The author of this blog is Douglas C. McNabb. Please feel free to contact him directly at mcnabb@mcnabbassociates.com or at one of the offices listed above.


U.S. busts an alleged global online drug market, arrests eight

April 17, 2012

Chicago Tribune on April 16, 2012 released the following:

“Dan Whitcomb | Reuters

LOS ANGELES (Reuters) – Eight men charged with running an elaborate online narcotics market that sold drugs to 3,000 people in the United States and 34 other countries have been arrested following a two-year investigation dubbed “Operation Adam Bomb,” prosecutors said on Monday.

The secret ring known as “The Farmer’s Market” operated through the TOR computer network, which allows users to communicate anonymously, according to a federal grand jury indictment unsealed on Monday in Los Angeles.

The online drug market provided order forms and customer service, guaranteeing delivery in exchange for a commission and accepting payment through PayPal, Western Union and other means, the indictment charges.

Authorities said the defendants were accused of running one of the most sophisticated drug marketplaces on the Internet and said the prosecution represented a first of its kind.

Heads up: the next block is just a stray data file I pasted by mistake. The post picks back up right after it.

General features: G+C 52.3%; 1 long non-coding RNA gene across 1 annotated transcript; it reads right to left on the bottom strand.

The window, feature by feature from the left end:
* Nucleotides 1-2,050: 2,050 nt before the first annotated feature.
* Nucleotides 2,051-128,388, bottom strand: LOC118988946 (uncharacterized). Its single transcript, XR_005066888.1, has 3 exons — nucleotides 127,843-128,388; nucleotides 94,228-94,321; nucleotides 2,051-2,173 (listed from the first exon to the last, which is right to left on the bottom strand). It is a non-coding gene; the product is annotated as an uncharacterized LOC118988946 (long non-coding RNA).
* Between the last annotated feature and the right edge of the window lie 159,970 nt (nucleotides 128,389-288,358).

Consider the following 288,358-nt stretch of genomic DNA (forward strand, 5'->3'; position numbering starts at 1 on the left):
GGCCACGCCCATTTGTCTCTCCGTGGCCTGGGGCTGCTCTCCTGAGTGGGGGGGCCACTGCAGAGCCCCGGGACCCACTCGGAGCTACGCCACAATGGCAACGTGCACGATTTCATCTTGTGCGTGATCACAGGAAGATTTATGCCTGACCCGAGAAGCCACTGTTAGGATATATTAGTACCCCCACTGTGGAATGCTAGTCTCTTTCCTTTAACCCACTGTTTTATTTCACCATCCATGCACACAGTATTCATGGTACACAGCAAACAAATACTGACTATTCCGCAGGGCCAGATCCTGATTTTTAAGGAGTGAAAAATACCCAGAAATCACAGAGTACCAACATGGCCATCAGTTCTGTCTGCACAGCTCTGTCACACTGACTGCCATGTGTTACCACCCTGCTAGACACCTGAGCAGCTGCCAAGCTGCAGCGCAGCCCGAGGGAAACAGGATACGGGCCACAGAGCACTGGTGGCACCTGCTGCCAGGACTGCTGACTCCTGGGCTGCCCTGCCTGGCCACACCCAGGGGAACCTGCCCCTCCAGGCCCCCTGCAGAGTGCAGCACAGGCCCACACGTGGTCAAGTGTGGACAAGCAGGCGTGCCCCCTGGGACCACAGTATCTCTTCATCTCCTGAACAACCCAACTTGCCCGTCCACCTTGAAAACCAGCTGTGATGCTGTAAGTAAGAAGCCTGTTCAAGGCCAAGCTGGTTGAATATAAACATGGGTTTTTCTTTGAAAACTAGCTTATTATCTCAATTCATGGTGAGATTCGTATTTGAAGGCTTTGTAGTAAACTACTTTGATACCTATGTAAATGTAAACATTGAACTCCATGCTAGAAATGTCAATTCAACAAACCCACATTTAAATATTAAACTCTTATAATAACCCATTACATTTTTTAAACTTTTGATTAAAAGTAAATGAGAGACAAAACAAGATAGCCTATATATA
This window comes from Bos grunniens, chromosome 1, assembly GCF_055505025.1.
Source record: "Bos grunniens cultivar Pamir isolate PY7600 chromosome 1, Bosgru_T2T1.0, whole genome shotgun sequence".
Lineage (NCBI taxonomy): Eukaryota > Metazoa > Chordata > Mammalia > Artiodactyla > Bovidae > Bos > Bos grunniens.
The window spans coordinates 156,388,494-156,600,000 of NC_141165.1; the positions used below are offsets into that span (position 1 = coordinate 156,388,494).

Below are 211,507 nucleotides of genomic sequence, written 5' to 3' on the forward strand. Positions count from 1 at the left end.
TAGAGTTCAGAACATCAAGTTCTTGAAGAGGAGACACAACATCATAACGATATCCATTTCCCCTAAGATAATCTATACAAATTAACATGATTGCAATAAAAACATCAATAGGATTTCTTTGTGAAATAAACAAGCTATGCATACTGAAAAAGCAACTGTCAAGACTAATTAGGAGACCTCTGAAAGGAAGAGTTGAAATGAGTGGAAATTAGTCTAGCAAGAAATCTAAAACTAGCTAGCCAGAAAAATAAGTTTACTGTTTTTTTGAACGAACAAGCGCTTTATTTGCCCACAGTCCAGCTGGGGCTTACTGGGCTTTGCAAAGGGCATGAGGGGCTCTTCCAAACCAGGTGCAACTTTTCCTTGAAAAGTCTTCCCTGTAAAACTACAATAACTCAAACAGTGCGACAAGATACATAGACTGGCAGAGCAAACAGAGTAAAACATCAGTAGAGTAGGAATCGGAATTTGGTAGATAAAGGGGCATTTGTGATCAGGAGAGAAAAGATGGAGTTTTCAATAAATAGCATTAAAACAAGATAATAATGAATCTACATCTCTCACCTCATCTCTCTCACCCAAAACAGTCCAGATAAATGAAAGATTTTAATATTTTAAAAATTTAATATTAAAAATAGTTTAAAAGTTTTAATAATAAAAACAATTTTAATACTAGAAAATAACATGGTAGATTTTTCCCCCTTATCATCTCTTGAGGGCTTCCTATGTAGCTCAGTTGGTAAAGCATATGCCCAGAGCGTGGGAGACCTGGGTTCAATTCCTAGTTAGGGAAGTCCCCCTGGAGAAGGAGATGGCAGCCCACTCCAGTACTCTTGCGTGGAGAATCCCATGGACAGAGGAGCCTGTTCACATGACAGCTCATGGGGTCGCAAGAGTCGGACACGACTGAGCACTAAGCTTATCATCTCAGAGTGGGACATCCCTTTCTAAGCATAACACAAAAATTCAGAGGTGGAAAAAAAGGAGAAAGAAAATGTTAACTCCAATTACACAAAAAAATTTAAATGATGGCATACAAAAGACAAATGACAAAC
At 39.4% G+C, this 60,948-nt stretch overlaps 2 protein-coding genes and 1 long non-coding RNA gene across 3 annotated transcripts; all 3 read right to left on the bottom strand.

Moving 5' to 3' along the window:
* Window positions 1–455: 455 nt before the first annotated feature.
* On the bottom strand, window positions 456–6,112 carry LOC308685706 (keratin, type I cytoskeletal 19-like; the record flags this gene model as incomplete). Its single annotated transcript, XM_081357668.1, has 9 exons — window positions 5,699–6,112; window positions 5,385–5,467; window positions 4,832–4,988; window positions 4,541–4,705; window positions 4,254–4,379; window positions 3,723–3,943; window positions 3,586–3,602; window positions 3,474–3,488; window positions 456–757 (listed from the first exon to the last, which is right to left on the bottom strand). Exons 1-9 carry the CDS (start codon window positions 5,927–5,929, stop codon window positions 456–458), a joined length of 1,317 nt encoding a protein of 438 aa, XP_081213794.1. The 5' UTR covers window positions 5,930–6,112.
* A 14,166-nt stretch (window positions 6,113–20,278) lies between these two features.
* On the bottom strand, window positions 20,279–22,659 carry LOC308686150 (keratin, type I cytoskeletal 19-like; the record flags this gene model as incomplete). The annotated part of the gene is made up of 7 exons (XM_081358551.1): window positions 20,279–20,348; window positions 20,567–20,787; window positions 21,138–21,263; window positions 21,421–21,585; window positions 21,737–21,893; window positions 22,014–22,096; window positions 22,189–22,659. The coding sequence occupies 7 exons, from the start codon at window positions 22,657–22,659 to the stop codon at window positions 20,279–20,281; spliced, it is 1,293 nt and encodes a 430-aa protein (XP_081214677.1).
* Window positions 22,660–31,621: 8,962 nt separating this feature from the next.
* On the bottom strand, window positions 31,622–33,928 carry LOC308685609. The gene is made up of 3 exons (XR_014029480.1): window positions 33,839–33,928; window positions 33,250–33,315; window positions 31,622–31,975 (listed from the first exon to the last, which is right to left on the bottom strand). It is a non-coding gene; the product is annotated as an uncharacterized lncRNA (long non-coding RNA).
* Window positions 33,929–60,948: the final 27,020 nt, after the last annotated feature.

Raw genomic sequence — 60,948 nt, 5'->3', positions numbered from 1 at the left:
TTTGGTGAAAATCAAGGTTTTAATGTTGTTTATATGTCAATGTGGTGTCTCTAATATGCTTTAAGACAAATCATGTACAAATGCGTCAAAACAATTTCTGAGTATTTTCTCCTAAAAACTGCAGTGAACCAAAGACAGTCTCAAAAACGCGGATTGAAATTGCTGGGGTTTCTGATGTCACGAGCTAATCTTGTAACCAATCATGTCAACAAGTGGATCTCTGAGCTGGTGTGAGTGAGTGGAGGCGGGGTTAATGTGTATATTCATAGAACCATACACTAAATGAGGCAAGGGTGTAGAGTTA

“The drug trafficking organization targeted in Operation Adam Bomb was distributing dangerous and addictive drugs to every corner of the world, and trying to hide their activities through the use of advanced anonymizing on-line technology,” Briane Grey, U.S. Drug Enforcement Administration acting special agent in charge, said in a written release.

“Today’s action should send a clear message to organizations that are using technology to conduct criminal activity that the DEA and our law enforcement partners will track them down and bring them to justice,” Grey said.

Marc Willems, 42, who is accused of creating and running “The Farmer’s Market,” was taken into custody at his home in Lelystad, Netherlands, by Dutch authorities, U.S. Attorneys spokeswoman Gymeka Williams said.

Law enforcement officials in Bogota arrested 42-year-old Michael Evron, a U.S. citizen living in Argentina who allegedly oversaw technical and customer support for the online marketplace, as he was attempting to leave Colombia, Williams said.

Jonathan Colbeck, 51; Brian Colbeck, 47; Ryan Rawls, 31; Jonathan Dugan, 27; George Matzek, 20; and Charles Bigras, 37, were arrested at their respective homes in Iowa, Michigan, Georgia, New York, New Jersey and Florida.

All eight defendants were charged with federal drug trafficking and money laundering charges and prosecutors had filed extradition papers to return Willems and Evron back to the United States for trial, Williams said.

Each faces a maximum sentence of life in prison if convicted.